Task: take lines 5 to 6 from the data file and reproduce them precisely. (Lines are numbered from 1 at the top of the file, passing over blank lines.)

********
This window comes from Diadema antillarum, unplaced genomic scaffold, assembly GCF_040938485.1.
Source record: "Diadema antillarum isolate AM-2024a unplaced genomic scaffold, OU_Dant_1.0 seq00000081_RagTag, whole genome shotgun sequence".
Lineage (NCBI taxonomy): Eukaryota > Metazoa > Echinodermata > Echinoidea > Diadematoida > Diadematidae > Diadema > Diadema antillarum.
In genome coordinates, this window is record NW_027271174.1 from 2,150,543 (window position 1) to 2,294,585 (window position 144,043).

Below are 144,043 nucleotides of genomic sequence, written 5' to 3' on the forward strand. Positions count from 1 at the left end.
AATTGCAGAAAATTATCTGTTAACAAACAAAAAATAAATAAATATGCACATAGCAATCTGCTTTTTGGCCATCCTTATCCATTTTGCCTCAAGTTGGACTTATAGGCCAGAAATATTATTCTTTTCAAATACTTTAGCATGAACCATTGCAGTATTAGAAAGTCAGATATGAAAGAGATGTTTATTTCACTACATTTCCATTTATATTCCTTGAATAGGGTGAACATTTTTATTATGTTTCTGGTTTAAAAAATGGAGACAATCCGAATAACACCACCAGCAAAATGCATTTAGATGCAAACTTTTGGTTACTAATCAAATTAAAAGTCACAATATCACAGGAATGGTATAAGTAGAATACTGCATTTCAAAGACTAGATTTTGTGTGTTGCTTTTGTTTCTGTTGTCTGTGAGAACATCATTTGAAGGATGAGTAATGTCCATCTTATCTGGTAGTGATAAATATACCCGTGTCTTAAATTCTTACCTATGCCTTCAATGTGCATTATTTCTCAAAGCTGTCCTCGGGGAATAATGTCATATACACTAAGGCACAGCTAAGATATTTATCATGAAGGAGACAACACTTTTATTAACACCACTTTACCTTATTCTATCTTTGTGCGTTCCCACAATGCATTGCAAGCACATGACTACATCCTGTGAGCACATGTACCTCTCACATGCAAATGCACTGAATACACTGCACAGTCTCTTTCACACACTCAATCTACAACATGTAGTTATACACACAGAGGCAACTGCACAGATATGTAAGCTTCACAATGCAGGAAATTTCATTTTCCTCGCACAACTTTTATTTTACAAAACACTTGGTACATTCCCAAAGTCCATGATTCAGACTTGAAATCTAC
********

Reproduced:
Below are 144,043 nucleotides of genomic sequence, written 5' to 3' on the forward strand. Positions count from 1 at the left end.
AATTGCAGAAAATTATCTGTTAACAAACAAAAAATAAATAAATATGCACATAGCAATCTGCTTTTTGGCCATCCTTATCCATTTTGCCTCAAGTTGGACTTATAGGCCAGAAATATTATTCTTTTCAAATACTTTAGCATGAACCATTGCAGTATTAGAAAGTCAGATATGAAAGAGATGTTTATTTCACTACATTTCCATTTATATTCCTTGAATAGGGTGAACATTTTTATTATGTTTCTGGTTTAAAAAATGGAGACAATCCGAATAACACCACCAGCAAAATGCATTTAGATGCAAACTTTTGGTTACTAATCAAATTAAAAGTCACAATATCACAGGAATGGTATAAGTAGAATACTGCATTTCAAAGACTAGATTTTGTGTGTTGCTTTTGTTTCTGTTGTCTGTGAGAACATCATTTGAAGGATGAGTAATGTCCATCTTATCTGGTAGTGATAAATATACCCGTGTCTTAAATTCTTACCTATGCCTTCAATGTGCATTATTTCTCAAAGCTGTCCTCGGGGAATAATGTCATATACACTAAGGCACAGCTAAGATATTTATCATGAAGGAGACAACACTTTTATTAACACCACTTTACCTTATTCTATCTTTGTGCGTTCCCACAATGCATTGCAAGCACATGACTACATCCTGTGAGCACATGTACCTCTCACATGCAAATGCACTGAATACACTGCACAGTCTCTTTCACACACTCAATCTACAACATGTAGTTATACACACAGAGGCAACTGCACAGATATGTAAGCTTCACAATGCAGGAAATTTCATTTTCCTCGCACAACTTTTATTTTACAAAACACTTGGTACATTCCCAAAGTCCATGATTCAGACTTGAAATCTAC